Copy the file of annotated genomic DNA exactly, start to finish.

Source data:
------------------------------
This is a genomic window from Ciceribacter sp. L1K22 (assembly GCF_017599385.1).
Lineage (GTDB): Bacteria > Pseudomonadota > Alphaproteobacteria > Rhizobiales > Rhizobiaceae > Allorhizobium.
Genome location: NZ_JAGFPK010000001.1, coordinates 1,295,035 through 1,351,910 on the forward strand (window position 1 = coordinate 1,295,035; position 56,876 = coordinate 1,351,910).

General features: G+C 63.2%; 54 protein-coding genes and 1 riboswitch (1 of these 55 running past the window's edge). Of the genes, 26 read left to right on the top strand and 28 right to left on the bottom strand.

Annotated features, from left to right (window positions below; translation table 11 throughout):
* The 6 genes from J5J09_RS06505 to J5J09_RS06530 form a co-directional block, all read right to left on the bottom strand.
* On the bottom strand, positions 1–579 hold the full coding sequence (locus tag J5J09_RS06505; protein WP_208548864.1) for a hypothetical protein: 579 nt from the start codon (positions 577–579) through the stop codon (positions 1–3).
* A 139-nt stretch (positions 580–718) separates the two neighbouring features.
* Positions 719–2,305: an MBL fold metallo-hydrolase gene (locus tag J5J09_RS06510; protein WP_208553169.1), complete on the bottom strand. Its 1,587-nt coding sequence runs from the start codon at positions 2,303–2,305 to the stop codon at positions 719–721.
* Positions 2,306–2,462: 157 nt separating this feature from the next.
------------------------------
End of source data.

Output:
This is a genomic window from Ciceribacter sp. L1K22 (assembly GCF_017599385.1).
Lineage (GTDB): Bacteria > Pseudomonadota > Alphaproteobacteria > Rhizobiales > Rhizobiaceae > Allorhizobium.
Genome location: NZ_JAGFPK010000001.1, coordinates 1,295,035 through 1,351,910 on the forward strand (window position 1 = coordinate 1,295,035; position 56,876 = coordinate 1,351,910).

General features: G+C 63.2%; 54 protein-coding genes and 1 riboswitch (1 of these 55 running past the window's edge). Of the genes, 26 read left to right on the top strand and 28 right to left on the bottom strand.

Annotated features, from left to right (window positions below; translation table 11 throughout):
* The 6 genes from J5J09_RS06505 to J5J09_RS06530 form a co-directional block, all read right to left on the bottom strand.
* On the bottom strand, positions 1–579 hold the full coding sequence (locus tag J5J09_RS06505; protein WP_208548864.1) for a hypothetical protein: 579 nt from the start codon (positions 577–579) through the stop codon (positions 1–3).
* A 139-nt stretch (positions 580–718) separates the two neighbouring features.
* Positions 719–2,305: an MBL fold metallo-hydrolase gene (locus tag J5J09_RS06510; protein WP_208553169.1), complete on the bottom strand. Its 1,587-nt coding sequence runs from the start codon at positions 2,303–2,305 to the stop codon at positions 719–721.
* Positions 2,306–2,462: 157 nt separating this feature from the next.